The quaint notion of conspiracies composed of smoky rooms filled with shadowy old men playing Stromboli to the common man’s Pinocchio has been dealt a serious blow over the last few years. They mystery and danger of modern-day conspiracies has been ruined thanks to major media coverage of Hilary’s unsecured email server, Peter Strzok’s mincing testimony before Congress, and the dull banality of Lois Lerner’s bureaucratic hitjob on the wrong sorts of political organizations. Coupled with the utter lack of punishment for those caught red-handed, the idea of a lone crusader fighting to expose shadowy forces to the masses in the hopes of using sunlight as the best disinfectant now feels nearly as far-fetched as radium guns, men raised by gorillas, and farm kids using one well-placed torpedo up the exhaust port to destroy the ultimate space battle-station. The panopticon under which we all live has made it harder to keep secrets, but the apathy of a well-fed and secure citizenship provides all the cover a cabal needs to do in the open what they used to do in cloakrooms and dark parking garages.
In The Brave and the Bold, Hans G. Schantz takes an admirable stab at crafting a modern-day conspiracy story that acknowledges those challenges, embraces the changes, and crafts a strangely compelling cloak and dagger story that’s heavy on the techno-jargon and sly asides to knowing readers. The third in The Hidden Truth series, The Brave and the Bold follows Pete Burdell, a STEM student at Georgia Tech, as he caroms off the various players in a hidden war for the soul of an alternate-earth that’s just different enough from our own to make for a risk-free sandbox, but a world close enough to ours to allow for some real insights and pack a dramatic punch at the right moments.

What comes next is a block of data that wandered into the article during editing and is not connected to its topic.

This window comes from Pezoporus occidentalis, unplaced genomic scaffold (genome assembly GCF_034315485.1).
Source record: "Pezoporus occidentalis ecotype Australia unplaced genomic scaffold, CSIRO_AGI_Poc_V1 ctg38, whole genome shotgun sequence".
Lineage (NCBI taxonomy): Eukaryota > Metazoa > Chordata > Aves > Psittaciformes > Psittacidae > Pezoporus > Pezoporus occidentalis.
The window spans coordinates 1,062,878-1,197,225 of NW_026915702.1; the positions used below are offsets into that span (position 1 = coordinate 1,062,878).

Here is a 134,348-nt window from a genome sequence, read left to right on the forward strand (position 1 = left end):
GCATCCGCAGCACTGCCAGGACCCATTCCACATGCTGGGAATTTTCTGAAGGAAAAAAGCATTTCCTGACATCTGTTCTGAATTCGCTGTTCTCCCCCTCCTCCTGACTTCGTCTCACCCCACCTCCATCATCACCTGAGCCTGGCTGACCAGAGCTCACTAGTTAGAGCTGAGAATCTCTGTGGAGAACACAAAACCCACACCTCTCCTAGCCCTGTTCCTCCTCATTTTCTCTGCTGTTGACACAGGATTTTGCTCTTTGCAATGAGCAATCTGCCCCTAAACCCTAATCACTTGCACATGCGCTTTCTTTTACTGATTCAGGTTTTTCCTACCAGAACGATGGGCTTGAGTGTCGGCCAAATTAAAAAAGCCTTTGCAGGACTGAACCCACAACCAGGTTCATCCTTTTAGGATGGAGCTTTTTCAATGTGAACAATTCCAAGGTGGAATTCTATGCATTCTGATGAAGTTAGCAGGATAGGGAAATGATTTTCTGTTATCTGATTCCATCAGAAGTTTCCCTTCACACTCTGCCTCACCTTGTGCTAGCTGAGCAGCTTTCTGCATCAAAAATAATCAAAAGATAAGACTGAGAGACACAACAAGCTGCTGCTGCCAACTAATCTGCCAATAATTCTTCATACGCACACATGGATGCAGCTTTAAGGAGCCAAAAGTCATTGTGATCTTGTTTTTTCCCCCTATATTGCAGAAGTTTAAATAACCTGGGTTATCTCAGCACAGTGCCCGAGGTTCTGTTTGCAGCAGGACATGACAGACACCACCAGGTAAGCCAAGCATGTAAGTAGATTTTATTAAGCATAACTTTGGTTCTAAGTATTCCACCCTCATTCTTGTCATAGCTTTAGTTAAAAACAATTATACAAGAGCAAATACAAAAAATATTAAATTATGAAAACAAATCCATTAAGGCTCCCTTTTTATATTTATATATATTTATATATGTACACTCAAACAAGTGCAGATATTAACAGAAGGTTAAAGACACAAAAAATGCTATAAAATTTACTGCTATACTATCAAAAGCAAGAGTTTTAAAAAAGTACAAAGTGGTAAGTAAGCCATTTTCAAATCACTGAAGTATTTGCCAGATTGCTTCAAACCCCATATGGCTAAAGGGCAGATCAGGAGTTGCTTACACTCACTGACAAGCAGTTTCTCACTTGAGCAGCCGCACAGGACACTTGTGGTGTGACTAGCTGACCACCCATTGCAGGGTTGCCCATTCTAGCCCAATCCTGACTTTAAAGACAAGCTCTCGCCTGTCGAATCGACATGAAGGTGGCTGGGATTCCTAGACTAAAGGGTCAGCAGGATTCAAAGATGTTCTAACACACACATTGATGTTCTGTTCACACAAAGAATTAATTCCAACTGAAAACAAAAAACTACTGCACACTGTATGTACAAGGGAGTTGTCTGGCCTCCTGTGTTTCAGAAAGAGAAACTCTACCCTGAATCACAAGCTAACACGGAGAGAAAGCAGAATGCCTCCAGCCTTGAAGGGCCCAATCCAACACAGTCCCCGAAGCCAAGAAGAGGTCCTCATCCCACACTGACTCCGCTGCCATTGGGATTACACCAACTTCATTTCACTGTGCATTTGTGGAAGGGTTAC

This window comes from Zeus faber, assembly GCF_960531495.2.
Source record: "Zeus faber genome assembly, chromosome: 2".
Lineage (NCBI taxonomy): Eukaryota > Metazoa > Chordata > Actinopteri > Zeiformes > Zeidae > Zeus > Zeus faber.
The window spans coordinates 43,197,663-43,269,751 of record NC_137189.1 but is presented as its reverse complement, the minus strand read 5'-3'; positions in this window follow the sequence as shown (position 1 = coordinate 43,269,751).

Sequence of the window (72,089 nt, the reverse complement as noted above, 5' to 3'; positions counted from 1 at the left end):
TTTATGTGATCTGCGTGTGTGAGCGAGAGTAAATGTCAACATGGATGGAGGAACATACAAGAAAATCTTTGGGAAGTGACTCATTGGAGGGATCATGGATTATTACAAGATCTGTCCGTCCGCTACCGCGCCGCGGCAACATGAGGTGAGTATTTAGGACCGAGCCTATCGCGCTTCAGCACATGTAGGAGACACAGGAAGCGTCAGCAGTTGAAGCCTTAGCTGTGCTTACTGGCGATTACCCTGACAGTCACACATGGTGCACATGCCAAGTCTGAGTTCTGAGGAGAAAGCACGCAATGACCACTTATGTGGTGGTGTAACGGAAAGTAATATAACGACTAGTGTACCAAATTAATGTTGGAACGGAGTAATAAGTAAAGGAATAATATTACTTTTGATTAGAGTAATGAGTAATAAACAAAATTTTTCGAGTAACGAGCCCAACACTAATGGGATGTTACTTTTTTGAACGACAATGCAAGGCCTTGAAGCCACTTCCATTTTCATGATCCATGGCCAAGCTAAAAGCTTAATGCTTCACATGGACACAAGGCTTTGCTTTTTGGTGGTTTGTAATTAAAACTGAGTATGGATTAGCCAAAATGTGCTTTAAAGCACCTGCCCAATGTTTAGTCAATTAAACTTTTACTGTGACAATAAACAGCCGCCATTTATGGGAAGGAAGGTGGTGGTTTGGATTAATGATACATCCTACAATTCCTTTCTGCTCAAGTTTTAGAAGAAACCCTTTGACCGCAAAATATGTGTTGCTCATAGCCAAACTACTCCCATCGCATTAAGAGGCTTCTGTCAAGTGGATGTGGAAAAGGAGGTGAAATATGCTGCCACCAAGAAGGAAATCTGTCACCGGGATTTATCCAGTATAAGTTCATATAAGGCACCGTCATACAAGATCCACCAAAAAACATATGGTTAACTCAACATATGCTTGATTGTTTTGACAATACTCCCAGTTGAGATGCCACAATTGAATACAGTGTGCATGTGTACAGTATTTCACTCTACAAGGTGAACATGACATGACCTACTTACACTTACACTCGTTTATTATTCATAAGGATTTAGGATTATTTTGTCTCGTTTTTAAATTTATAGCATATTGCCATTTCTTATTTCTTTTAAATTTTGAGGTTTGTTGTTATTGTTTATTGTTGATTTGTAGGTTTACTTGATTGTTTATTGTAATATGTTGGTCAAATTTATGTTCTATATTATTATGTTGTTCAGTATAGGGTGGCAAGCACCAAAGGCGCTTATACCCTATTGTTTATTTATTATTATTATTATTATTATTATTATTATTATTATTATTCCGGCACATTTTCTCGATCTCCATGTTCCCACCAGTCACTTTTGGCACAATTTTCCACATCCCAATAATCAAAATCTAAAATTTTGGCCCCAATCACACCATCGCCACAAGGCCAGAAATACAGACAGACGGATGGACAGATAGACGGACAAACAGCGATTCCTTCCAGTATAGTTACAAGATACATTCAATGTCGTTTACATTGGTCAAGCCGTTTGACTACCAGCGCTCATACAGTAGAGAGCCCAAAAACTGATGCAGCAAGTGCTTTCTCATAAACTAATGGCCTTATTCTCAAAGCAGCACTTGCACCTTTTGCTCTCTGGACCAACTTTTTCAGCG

The action starts off slow, but as the story progresses and complications arise, the threats mount up and the pace quickens towards a frantic ending that provides a satisfying ending even as it sets up the next story in the franchise. Unlike most spy tales, in The Hidden Truth series, the main protagonist is an unassuming young man who possesses a formidable intellect, and one he has put to use mastering the much more lucrative field – intelligence wise – of information technology. When he and his friends learn of a Bilderberg style conference, he manages to insert himself as part of the IT team tasked with providing internet connectivity for the attendees, and turns that to his advantage. To call what follows a hacker fight doesn’t do the investigation and code-war justice.
Hans G. Schantz clearly knows his stuff, and he shows that half of the effort that goes into hacking computers happens face to face with users rather than sitting down and hammering at a keyboard. There are numerous showdowns, intellectual dances between somebody trying to draw information out of an unwilling dupe without the subtle interrogation drawing notice. It’s a fun glimpse into the art of computer security and surveillance systems, and helps make this alternate-earth story informative in a hard-sci-fi sense as well as fun in an action-adventure sense. Fans of the Q:Anon phenomena will appreciate this fictional take on the sort of covert war fought for hearts and minds via memes and bannings as a detailed demonstration of how one such war might be fought.
If you haven’t read the first two entries in the series, the frequent reminders that the world of The Brave and the Bold, took a few wrong turns along the path of history can be jarring. Especially if you didn’t realize going in that this is a world where Al Gore won the 2000 presidential election, among other less obvious alterations to the timeline. Particularly given how small a role the changes to history play in this entry to the series. That’s not a particularly fair criticism. This book represents one chapter in an on-going series, and it’s admittedly likely the alt part of this earth factors into other chapters much more significantly. It’s more of a warning to anyone heading into the book that, while it can be read just fine as a stand-alone adventure, you’ll find the narrative has a more natural feel to it if you’ve already spent time soaking in Schantz’s world for two books before picking this one up.
Even if we can’t find justice for conspirators in this world, there’s no reason we can’t have fun speculating on how a conspiracy of those dedicated to the truth might be able to deliver some justice to a rival conspiracy of lies. The Brave and the Bold might be wish fulfillment, but sometimes it’s worth reading such stories if only to see how such a wish might be fulfilled can help remind us all that such wishes can come true.